Americans are obsessed with issues of weight. Articles in newspapers and magazines, television shows, and books are constantly dealing with weight loss, obesity, eating disorders, and related issues. Despite this preoccupation, more Americans are overweight than ever before.
What influences weight?
Both biological and psychological factors can influence your weight.
Biological (genetic) factors play a significant role in determining your weight and are exhibited through a variety of mechanisms, including:
- Basal metabolic rate
- Number of fat cells
- A "set point" or "set weight"
Psychological factors include:
- Eating habits
- Sensitivity to external cues
- Emotional "triggers" to eating
- Use of food as a means of regulating emotions
- A lack of other regular sources of pleasures in one's life
Being overweight has both health consequences and psychological implications.
A broad variety of treatment approaches has been developed. Dieting can, of course, result in weight loss; unfortunately, people tend to regain most (if not all, or even more) of the weight they lost when the diet is over.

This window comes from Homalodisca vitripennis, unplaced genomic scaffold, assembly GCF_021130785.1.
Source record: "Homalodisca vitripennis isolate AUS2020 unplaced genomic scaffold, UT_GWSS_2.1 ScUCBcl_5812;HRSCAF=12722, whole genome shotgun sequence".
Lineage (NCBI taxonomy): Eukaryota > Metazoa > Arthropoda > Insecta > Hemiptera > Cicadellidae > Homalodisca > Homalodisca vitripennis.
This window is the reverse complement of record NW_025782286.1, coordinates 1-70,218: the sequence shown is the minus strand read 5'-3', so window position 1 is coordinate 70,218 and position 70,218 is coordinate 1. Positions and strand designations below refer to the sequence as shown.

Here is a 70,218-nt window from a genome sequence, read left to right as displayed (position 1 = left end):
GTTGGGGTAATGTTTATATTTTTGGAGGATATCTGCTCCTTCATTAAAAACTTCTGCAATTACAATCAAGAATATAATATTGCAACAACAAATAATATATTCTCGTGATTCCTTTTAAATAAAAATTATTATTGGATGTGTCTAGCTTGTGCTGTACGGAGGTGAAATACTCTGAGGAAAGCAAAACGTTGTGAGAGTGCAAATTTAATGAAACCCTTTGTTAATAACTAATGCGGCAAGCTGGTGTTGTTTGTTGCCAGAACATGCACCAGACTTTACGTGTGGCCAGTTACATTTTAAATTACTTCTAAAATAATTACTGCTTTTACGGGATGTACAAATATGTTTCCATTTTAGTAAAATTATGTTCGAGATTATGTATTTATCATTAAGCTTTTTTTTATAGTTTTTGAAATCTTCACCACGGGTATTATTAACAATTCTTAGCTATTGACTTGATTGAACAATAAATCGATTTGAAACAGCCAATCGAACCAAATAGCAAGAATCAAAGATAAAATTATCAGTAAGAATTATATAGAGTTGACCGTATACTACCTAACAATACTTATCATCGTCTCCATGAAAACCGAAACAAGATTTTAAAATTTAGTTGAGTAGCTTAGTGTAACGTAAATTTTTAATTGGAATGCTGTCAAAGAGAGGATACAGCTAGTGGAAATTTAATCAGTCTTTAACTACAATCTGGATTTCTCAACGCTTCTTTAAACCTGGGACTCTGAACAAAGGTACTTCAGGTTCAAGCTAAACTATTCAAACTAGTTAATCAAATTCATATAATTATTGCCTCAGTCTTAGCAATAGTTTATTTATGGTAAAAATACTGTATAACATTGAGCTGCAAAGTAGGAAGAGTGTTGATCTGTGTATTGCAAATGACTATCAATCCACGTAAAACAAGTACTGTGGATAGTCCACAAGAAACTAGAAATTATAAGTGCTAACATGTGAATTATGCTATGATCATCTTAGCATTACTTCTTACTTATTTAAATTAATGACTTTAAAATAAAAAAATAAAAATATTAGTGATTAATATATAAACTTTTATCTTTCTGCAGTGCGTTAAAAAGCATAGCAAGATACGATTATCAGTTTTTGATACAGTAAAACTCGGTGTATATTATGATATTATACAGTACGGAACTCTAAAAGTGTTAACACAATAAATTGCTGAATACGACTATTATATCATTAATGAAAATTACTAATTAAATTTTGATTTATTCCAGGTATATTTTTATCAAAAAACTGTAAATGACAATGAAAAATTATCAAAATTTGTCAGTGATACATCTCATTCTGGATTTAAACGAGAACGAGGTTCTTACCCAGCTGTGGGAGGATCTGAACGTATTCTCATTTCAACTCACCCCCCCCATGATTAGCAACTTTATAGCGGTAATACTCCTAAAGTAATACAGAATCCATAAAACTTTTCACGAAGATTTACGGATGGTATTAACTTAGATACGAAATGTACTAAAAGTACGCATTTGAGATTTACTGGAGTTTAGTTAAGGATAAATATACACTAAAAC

Behavioral therapy techniques hold more promise for lasting weight loss. Some behavioral therapy techniques include self-monitoring, stimulus control, slower eating, and cognitive techniques.
Exercise, including both programmed and lifestyle activities, is extremely important. Sometimes, people need more general psychological counseling to help make other psychological changes so that food will occupy a less important place in their lives.
Maintaining weight loss is an important concern and involves different attitudes, strategies, and behaviors than losing weight.
Public's attitude toward weight
Perhaps an even more basic issue is the public's attitude toward weight, especially "ideal weight." There must be a shift in our culture's extreme premium on and preoccupation with thinness. Not only would this shift contribute markedly toward reducing the incidence of eating disorders, it would go a long way toward increasing the level of happiness in the lives of millions whose satisfactions — and self-esteem — seem directly related to their weight.
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This information is provided by the Cleveland Clinic and is not intended to replace the medical advice of your doctor or health care provider. Please consult your health care provider for advice about a specific medical condition. This document was last reviewed on: 11/1/2003...#4158